Edinburgh 2017: London Symphony review


Honouring and recognising the city of London through the power of images set to a beautifully orchestrated score, London Symphony – the crowdfunded documentary film from critic and filmmaker Alex Barrett – is an ode to a bustling, diverse and ever-changing capital.

It’s a move to recapture the symphony films of the 1920s, when such metropolitan cities as Berlin and Paris where featured in their own films similar to this one. Barrett uses the familiar structure of a musical symphony – split into four separate parts – for his film, which has been shot in over 200 locations in and around the outskirts of London.

It’s a short slice of city life (the film clocks in at a slim 72 minutes) that nods to the past but places its emphasis on the kind of place London is today – multicultural, full of building works and stunning architecture, with the old existing alongside the new. Cranes are everywhere, while big, modern buildings dominate the skyline, signposts signalling more construction work to come. We’re swept through parks, streets and into cinemas, museums and places of religious congregation, people captured scuttling about their business, meeting for drinks and taking leisurely walks.

The clash of tourists and those with more time on their hands, able to stop, take it and appreciate the sights. Animals, too, are captured, as much part of city life as people – from squirrels scuttling to seagulls, which are more of a menace than they’re shown to be here. The multicultural, diverse aspect of London is a particular focus of Barrett’s. Mosques, Sikh temples and churches lie mere metres away from one another, the different communities often shoehorned together into tight spaces. But it works.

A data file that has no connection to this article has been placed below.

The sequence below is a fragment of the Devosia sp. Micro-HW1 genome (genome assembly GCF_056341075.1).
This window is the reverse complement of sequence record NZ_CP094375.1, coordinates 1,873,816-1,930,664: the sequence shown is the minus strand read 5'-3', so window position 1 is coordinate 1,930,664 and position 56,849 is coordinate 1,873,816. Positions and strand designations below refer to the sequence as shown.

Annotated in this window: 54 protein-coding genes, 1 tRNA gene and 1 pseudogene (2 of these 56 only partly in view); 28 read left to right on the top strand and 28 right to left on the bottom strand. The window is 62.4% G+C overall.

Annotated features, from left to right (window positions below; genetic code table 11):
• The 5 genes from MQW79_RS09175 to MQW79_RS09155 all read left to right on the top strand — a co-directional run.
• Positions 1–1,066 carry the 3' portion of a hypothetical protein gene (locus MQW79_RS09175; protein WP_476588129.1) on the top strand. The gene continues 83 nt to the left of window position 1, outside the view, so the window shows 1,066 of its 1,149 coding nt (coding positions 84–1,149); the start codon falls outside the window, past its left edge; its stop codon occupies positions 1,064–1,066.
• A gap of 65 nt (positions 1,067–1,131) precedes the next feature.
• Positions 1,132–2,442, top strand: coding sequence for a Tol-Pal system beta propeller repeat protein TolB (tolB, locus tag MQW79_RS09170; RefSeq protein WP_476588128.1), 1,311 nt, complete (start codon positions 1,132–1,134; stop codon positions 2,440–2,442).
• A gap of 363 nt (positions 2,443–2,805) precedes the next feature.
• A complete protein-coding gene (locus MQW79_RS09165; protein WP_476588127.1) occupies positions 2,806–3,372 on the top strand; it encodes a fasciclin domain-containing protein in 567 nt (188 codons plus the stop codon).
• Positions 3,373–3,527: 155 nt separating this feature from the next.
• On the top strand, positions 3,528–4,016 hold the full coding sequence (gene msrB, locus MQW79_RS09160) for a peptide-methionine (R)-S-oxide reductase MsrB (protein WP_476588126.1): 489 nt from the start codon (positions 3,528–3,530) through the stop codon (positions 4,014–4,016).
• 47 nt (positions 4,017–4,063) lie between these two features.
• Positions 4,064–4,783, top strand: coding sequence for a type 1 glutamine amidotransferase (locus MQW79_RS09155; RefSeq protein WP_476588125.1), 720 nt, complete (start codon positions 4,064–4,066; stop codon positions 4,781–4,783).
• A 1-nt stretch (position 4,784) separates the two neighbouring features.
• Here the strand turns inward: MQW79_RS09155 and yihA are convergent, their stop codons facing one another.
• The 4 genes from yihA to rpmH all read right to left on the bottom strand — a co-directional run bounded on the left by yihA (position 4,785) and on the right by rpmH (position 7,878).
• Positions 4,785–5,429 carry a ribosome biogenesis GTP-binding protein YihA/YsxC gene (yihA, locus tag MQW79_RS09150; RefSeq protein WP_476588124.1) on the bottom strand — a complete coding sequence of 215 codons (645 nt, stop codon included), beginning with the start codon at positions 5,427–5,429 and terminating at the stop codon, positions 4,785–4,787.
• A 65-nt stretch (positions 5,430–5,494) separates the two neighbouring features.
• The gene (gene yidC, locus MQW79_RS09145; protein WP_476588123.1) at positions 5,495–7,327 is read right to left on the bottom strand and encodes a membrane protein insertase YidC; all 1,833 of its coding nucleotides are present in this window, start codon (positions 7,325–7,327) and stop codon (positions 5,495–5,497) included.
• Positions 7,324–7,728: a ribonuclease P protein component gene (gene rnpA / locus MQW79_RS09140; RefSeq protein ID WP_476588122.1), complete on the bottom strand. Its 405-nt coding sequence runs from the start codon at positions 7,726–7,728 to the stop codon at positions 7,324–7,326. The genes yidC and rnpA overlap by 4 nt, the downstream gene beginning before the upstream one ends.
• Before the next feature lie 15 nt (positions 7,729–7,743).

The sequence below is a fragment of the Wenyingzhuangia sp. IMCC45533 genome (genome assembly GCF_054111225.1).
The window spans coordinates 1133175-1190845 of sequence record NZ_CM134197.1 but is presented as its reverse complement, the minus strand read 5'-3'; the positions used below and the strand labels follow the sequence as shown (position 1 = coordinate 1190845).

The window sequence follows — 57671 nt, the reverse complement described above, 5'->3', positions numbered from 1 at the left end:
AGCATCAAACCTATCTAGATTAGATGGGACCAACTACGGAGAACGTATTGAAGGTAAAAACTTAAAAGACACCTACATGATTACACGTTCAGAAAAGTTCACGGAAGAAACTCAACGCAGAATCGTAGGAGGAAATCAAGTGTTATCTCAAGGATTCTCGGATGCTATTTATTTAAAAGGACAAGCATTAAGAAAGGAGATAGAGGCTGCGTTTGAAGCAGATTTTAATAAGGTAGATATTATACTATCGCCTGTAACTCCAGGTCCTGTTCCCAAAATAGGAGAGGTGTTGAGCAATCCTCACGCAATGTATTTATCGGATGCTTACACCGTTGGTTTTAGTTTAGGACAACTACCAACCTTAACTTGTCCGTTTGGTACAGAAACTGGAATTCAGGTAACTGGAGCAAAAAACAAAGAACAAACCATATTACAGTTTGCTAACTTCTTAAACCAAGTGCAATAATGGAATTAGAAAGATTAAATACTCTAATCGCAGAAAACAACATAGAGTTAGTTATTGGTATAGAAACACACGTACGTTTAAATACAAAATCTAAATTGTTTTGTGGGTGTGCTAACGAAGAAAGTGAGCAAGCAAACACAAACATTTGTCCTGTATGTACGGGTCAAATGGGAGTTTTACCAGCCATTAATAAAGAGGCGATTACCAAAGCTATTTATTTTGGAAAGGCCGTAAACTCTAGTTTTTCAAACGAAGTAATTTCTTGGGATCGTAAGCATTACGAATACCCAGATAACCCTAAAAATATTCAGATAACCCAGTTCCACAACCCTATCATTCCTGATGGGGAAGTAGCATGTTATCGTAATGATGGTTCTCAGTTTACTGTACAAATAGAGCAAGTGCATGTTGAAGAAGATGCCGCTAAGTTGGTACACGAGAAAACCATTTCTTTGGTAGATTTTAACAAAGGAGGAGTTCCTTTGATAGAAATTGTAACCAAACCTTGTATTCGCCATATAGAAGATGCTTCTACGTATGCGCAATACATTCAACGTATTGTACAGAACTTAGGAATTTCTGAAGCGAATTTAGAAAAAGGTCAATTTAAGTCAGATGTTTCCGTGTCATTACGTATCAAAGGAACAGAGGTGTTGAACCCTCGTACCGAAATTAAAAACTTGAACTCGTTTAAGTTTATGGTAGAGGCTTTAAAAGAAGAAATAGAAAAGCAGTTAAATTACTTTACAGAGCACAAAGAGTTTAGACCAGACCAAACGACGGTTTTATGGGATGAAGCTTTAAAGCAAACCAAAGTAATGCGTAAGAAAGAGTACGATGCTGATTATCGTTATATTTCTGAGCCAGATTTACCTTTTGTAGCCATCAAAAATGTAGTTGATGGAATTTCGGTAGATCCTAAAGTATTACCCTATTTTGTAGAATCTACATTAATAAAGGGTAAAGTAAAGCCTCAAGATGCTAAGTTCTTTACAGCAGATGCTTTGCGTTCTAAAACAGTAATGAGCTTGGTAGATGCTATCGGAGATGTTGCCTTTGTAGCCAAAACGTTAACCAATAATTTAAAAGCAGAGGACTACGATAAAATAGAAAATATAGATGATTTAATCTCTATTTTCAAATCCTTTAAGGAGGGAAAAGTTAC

No matter what colour or what religion, London is a space where all are welcome and harmony is encouraged. It shows how the clash of people, backgrounds and experiences benefits, rather than hinders, a city. Although it’s all done in black-and-white, it quickly becomes clear what a stunning place London is. Usually on film, whether it’s in narrative cinema or TV documentaries, the same areas of London are filmed. But Barrett, who was born in London and has spent the last few years piecing together this symphony, opens the lens up, showcases all areas of the city.

From the inner city shopping and business districts to the many parks and typical housing areas that lie on the outskirts, accessible by the myriad of different transport choices. London Symphony, then, is a loving ode to the heart of the United Kingdom, a city that’s seen but not always truly appreciated. The original compositions of James McWilliam work beautifully with the images presented to deepen the meaning. As a salute to London, Barrett’s work is to be celebrated in itself. But as it comes after a recent spell of significant distress and upheaval to the city and its inhabitants – both locals and tourists – it’s existence is all the more significant.

Jamie Neish | @JamieNeish

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